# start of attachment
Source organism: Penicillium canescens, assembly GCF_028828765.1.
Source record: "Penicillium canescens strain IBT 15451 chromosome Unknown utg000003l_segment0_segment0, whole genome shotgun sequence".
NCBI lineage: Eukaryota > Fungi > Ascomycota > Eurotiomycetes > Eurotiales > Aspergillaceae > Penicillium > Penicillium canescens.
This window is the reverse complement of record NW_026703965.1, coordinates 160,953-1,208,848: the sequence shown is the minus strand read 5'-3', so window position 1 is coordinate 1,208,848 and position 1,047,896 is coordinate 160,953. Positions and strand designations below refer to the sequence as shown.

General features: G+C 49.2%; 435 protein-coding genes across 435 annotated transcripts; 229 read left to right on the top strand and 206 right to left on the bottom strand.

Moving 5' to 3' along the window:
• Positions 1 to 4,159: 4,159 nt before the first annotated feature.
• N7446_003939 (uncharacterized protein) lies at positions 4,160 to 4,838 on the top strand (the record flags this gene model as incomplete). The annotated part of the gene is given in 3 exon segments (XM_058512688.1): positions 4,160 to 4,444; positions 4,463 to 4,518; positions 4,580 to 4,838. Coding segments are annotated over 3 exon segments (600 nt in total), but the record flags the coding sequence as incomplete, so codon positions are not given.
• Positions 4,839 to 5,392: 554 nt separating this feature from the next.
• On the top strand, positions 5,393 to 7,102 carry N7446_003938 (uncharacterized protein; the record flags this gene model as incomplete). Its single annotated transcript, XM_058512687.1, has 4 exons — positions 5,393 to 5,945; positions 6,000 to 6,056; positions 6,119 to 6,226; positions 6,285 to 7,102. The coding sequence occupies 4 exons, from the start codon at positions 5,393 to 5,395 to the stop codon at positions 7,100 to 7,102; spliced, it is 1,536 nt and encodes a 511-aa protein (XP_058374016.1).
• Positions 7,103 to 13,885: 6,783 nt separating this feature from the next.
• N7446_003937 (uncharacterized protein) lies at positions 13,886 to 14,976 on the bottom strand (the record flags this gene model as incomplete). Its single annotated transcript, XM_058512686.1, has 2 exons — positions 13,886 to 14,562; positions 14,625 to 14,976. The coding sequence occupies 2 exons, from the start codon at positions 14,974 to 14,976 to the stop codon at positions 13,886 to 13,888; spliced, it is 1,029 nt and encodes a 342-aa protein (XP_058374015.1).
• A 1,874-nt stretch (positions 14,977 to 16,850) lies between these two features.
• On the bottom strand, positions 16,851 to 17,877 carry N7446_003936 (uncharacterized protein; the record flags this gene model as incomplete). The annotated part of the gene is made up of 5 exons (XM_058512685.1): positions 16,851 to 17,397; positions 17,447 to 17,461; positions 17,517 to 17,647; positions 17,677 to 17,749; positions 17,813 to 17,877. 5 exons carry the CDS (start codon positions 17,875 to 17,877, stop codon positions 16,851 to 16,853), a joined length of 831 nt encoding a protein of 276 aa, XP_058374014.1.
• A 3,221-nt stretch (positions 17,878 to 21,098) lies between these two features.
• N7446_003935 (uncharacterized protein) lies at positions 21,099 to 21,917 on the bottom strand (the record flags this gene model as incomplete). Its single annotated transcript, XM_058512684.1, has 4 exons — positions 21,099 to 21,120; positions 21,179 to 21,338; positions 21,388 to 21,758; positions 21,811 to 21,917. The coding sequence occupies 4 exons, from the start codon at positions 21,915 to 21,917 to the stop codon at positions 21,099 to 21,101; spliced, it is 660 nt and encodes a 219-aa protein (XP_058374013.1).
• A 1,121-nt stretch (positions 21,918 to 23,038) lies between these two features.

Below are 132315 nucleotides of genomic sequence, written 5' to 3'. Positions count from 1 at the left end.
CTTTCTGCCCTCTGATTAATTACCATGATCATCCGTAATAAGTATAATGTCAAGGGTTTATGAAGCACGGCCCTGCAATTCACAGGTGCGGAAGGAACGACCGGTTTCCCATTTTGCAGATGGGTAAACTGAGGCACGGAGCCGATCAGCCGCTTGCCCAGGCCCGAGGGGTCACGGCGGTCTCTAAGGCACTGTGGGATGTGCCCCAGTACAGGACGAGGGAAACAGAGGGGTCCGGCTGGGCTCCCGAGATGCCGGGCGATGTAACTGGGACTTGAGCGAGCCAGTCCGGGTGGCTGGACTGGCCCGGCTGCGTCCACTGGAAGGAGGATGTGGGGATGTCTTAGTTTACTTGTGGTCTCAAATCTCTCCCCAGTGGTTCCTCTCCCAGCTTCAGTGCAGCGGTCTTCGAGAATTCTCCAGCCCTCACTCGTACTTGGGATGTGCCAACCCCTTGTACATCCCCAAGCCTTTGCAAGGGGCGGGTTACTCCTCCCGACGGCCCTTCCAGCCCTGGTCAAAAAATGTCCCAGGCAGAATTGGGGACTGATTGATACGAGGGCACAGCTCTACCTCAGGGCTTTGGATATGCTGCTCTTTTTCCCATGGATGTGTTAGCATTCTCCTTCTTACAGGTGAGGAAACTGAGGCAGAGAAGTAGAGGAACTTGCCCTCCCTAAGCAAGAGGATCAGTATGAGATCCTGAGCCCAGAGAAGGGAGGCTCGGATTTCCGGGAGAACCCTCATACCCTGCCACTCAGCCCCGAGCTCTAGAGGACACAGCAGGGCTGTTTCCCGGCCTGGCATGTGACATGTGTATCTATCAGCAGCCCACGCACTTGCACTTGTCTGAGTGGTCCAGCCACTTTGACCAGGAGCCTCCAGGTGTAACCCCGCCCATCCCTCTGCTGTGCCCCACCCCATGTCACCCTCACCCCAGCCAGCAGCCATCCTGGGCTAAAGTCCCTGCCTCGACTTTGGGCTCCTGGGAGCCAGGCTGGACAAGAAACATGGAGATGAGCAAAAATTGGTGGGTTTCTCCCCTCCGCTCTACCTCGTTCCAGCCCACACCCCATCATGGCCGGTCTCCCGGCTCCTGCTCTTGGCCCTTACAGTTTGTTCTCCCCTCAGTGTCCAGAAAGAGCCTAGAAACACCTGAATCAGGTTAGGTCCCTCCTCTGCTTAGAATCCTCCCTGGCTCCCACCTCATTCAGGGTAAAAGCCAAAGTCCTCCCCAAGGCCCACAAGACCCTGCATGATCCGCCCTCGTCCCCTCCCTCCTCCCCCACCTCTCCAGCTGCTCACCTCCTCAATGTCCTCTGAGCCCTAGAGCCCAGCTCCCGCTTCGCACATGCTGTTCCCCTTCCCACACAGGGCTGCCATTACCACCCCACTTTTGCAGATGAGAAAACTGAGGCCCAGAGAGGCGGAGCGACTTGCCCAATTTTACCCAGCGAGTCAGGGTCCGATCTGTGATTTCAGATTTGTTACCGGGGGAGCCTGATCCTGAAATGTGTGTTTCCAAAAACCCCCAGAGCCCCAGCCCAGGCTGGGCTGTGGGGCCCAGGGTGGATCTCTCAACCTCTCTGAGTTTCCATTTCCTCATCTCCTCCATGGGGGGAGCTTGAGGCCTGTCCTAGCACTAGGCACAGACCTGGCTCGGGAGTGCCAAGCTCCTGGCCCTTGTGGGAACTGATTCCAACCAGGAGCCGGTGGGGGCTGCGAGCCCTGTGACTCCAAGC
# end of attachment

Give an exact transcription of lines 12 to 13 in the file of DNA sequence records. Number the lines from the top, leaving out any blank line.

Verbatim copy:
• N7446_003937 (uncharacterized protein) lies at positions 13,886 to 14,976 on the bottom strand (the record flags this gene model as incomplete). Its single annotated transcript, XM_058512686.1, has 2 exons — positions 13,886 to 14,562; positions 14,625 to 14,976. The coding sequence occupies 2 exons, from the start codon at positions 14,974 to 14,976 to the stop codon at positions 13,886 to 13,888; spliced, it is 1,029 nt and encodes a 342-aa protein (XP_058374015.1).
• A 1,874-nt stretch (positions 14,977 to 16,850) lies between these two features.